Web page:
World-renowned speakers from the communication field spoke about the cultural revolution in China, women in journalism, as well as the Amanda Knox trial during the 2012 Edward R. Murrow Symposium.
“The media was an enemy at the beginning ... but became our only ally at the end because some journalists did their job - a tough job,” said David Marriott, who presented to a full room of about 100 people about his public relations work for the family of Amanda Knox.
His job was dealing with the media during Knox’s imprisonment in Italy.
“We try to end (the symposium) with a keynote from someone who embodies what we hope our students are aspiring to,” said Lawrence Pintak, founding dean of the Edward R. Murrow College of Communication.
Marriott, an Emmy award-winning television reporter and former press secretary for the mayor of Seattle, began his address by reading pieces of an ABC news story that detailed the judge’s findings in Amanda Knox’s appeal.
Marriott said the initial guilty verdict was not corroborated by sufficient evidence because the prosecution brought forth faulty DNA, no murder weapon and no motive.
“The question that I would ask you is, ‘why did it take four years to get (to that conclusion),’” Marriott said, “and how in the world did this happen in the first place?”
Knox was accused of the murder of her roommate Meredith Kercher in Italy in 2007, where Knox was living as an exchange student. Knox served four years of a 26-year sentence before the guilty verdict was overturned in October 2011.
“My personal opinion is that (her conviction) happened because of an over-aggressive prosecutor... and a tabloid media in Italy that will write anything,” Marriott said.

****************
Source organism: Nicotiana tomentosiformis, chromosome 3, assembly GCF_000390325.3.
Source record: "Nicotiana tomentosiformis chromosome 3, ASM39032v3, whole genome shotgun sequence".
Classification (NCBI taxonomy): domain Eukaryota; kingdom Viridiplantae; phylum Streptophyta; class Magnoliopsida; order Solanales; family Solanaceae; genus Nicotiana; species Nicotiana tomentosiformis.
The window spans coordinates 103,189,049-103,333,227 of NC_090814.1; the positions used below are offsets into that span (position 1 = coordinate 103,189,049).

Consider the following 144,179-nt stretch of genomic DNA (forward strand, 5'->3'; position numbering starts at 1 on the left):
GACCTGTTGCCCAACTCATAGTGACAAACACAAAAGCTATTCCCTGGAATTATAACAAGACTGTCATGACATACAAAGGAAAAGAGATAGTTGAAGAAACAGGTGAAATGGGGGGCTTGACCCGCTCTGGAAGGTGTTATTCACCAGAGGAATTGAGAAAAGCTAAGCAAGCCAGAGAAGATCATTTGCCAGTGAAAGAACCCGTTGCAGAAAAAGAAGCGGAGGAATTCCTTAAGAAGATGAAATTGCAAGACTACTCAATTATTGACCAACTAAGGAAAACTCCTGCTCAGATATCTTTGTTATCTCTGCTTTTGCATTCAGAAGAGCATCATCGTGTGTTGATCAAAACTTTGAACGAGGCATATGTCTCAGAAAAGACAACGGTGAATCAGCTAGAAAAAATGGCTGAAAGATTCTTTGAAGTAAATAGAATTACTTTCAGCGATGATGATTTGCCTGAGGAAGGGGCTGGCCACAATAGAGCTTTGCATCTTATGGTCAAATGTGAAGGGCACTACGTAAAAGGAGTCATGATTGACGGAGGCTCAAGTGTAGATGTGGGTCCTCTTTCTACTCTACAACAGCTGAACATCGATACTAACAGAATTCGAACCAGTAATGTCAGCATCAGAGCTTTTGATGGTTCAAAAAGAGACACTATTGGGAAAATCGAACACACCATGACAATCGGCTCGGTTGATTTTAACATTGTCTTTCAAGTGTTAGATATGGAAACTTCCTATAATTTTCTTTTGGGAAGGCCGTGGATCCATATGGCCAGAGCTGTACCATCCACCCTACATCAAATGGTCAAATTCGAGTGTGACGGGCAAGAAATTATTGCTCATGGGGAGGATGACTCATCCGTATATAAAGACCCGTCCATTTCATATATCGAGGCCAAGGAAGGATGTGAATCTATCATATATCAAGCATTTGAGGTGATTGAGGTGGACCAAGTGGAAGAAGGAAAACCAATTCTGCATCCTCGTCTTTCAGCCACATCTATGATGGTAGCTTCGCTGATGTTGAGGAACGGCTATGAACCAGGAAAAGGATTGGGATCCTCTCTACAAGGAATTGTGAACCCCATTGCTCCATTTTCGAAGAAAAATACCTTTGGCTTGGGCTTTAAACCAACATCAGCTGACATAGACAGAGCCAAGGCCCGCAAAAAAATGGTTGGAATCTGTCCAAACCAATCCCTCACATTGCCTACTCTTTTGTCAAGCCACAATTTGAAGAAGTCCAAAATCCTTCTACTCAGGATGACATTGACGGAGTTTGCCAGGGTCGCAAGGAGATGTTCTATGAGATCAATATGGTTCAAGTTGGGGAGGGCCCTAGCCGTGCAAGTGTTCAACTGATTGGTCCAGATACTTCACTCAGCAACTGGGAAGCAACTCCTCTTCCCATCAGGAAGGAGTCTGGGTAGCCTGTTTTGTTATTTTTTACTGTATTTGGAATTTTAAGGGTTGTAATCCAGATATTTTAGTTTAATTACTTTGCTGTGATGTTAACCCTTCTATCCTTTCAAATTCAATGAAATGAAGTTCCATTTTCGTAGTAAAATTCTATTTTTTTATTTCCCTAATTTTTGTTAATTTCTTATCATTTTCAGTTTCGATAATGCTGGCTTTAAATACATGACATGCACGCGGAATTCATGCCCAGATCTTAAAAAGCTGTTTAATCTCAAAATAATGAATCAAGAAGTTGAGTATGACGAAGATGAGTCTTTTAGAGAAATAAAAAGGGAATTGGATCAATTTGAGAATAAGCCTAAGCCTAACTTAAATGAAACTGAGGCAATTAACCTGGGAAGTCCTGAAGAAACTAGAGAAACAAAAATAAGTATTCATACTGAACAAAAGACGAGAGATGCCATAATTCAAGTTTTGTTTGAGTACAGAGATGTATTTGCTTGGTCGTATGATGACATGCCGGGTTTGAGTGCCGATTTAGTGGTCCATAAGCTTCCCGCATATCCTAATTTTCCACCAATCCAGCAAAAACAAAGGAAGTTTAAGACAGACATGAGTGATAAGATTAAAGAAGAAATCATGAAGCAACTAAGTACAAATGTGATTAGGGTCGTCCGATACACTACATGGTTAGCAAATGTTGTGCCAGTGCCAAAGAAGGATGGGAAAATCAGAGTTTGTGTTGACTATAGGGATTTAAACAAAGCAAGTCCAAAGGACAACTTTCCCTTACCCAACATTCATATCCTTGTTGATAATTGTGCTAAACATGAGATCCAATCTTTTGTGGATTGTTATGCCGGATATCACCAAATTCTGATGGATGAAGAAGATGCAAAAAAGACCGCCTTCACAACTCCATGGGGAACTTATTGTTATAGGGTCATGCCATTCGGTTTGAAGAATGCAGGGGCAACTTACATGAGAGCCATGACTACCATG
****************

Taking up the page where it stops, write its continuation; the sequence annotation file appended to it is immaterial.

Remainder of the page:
He explained that in Italy, the accused individual can be held for one year without being charged for a crime, which is what happened to Knox.
When she was arrested, the crime scene had not been fully processed and Knox had been questioned for 15 hours straight.
Later, however, the forensics concluded that the DNA of Rudy Guede, the individual later convicted for Kercher’s death, was all over the room, Marriott said.
Marriott also described the family’s difficulties with the media during the trial.
“There were leaks (to the press by the prosecution) that would support the picture they were trying to paint about who Amanda Knox really was,” Marriott said. “Information was taken out of context.”
Also, Marriott explained, in Italy, one who is involved in a criminal case can sell their interview to the media.
Marriott also said the family was constantly worried about being wiretapped and being under surveillance. To avoid being overheard, sometimes the family and their lawyers would have conversations in the street instead of their home.
Marriott finished his speech with a piece of advice to audience members pursuing journalism.
“For all of you who may be studying that profession, do your work, do it well, don’t let this happen,” Marriott said.
Another speaker, Marilyn Berger, spoke on Tuesday about her long career as a print and broadcast journalist.
“As a reporter, you’re always at the right place at the right time,” she said. “It’s what you do when you’re in that place that separates the sheep from the goats.”
Berger told stories about interviewing King Hussein of Jordan and forgetting to bring a pen, as well stories about working on Henry Kissinger’s press plane.
She told students to find a field that they care about and are interested in. She said she is a great believer that writers need an editor.
Berger also hosted a book signing for “This Is a Soul,” which documents Dr. Rick Hodes’ journey to Africa to help sick children.
The other days of the symposium featured workshops that included resume critiques, tips on getting an advertising job, and creating and sustaining a public relations firm.